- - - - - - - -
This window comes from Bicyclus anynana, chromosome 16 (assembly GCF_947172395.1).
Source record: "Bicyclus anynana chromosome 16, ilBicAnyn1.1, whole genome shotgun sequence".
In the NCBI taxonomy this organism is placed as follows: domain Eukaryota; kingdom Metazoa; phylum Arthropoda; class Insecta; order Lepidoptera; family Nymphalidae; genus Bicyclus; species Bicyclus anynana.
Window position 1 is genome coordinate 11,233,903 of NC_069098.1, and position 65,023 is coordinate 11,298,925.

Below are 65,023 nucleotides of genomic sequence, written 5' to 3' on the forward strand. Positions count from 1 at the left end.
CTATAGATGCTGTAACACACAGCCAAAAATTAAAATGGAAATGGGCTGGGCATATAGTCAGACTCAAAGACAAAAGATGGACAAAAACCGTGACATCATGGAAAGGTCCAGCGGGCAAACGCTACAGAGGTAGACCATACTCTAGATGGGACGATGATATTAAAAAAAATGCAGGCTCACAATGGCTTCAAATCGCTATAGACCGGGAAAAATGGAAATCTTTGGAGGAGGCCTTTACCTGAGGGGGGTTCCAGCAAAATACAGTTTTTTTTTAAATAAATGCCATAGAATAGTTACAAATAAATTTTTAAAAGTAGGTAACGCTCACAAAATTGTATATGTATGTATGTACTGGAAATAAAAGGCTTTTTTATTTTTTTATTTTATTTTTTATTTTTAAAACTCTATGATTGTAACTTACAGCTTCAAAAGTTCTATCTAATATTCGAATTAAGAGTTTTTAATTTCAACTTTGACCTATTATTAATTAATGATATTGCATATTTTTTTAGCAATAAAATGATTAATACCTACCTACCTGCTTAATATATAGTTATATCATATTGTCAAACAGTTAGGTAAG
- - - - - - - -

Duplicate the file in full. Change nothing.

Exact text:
This window comes from Bicyclus anynana, chromosome 16 (assembly GCF_947172395.1).
Source record: "Bicyclus anynana chromosome 16, ilBicAnyn1.1, whole genome shotgun sequence".
In the NCBI taxonomy this organism is placed as follows: domain Eukaryota; kingdom Metazoa; phylum Arthropoda; class Insecta; order Lepidoptera; family Nymphalidae; genus Bicyclus; species Bicyclus anynana.
Window position 1 is genome coordinate 11,233,903 of NC_069098.1, and position 65,023 is coordinate 11,298,925.

Below are 65,023 nucleotides of genomic sequence, written 5' to 3' on the forward strand. Positions count from 1 at the left end.
CTATAGATGCTGTAACACACAGCCAAAAATTAAAATGGAAATGGGCTGGGCATATAGTCAGACTCAAAGACAAAAGATGGACAAAAACCGTGACATCATGGAAAGGTCCAGCGGGCAAACGCTACAGAGGTAGACCATACTCTAGATGGGACGATGATATTAAAAAAAATGCAGGCTCACAATGGCTTCAAATCGCTATAGACCGGGAAAAATGGAAATCTTTGGAGGAGGCCTTTACCTGAGGGGGGTTCCAGCAAAATACAGTTTTTTTTTAAATAAATGCCATAGAATAGTTACAAATAAATTTTTAAAAGTAGGTAACGCTCACAAAATTGTATATGTATGTATGTACTGGAAATAAAAGGCTTTTTTATTTTTTTATTTTATTTTTTATTTTTAAAACTCTATGATTGTAACTTACAGCTTCAAAAGTTCTATCTAATATTCGAATTAAGAGTTTTTAATTTCAACTTTGACCTATTATTAATTAATGATATTGCATATTTTTTTAGCAATAAAATGATTAATACCTACCTACCTGCTTAATATATAGTTATATCATATTGTCAAACAGTTAGGTAAG